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Prominent Hong Kong activists charged for Tiananmen vigil gathering

Prominent Hong Kong activists charged for Tiananmen vigil gathering

AFP
Hong Kong
Thirteen prominent Hong Kong democracy activists appeared in court on Monday charged with holding an unauthorised gathering to mark the Tiananmen Square crackdown, the latest in a string of prosecutions against protest leaders in the restless financial hub.
Last month tens of thousands of Hong Kongers defied a ban on rallies to mark the June 4 anniversary of Beijing’s deadly 1989 crackdown against students pushing for democracy.
The annual vigil has been held in Hong Kong for the last three decades and usually attracts huge crowds. It has taken on particular significance in recent years as the semi-autonomous city chafes under Beijing’s increasingly authoritarian rule.
But thousands turned out to hold candles in their neighbourhoods and in Victoria Park, the traditional site of the vigil.
Police later arrested 13 leading activists who appeared at the Victoria Park vigil.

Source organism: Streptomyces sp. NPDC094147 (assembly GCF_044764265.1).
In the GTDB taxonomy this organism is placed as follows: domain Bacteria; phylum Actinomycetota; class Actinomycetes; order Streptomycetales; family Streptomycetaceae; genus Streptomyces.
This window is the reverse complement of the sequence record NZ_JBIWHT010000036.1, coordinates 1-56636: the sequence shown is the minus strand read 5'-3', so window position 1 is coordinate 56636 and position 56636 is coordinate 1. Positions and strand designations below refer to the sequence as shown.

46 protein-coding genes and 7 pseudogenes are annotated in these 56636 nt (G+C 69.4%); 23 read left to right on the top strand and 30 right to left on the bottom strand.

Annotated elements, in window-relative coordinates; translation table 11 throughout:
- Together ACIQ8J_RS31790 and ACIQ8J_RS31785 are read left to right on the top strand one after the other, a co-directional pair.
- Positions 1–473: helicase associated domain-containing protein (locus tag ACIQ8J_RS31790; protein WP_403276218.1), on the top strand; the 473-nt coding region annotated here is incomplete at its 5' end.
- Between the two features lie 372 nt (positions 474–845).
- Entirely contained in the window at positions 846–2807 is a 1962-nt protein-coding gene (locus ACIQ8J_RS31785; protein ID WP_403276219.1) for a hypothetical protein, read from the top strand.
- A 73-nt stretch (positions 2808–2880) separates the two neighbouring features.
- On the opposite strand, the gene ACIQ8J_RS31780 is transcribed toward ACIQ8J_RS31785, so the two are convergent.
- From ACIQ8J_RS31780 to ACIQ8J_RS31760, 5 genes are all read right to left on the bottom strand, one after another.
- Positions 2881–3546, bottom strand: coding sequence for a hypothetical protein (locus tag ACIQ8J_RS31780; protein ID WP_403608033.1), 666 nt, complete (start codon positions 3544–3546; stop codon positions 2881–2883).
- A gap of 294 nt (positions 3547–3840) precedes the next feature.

All appeared in court on Monday to be formally charged with “inciting” an unlawful assembly, which carries up to five years in jail.
Among them are Jimmy Lai, the millionaire owner of the openly pro-democracy Apple newspaper, veteran democracy activists such as Lee Cheuk-yan and Albert Ho as well as young campaigner Figo Chan.
When asked if he understood the charge, Lee invoked the hundreds who were killed by Chinese tanks and soldiers at Tiananmen.
Earlier this month Beijing imposed a sweeping national security law aimed at stamping out the demonstrations once and for all.
Monday’s court appearance coincided with the third anniversary of the death of Chinese dissident Liu Xiaobo, the first Nobel Peace Prize winner to die in custody since Nazi Germany.
Liu was arrested in 2009 and charged with “inciting subversion of state power”, later dying of cancer.
Those charged in Hong Kong on Monday held up pictures of him before going into court.

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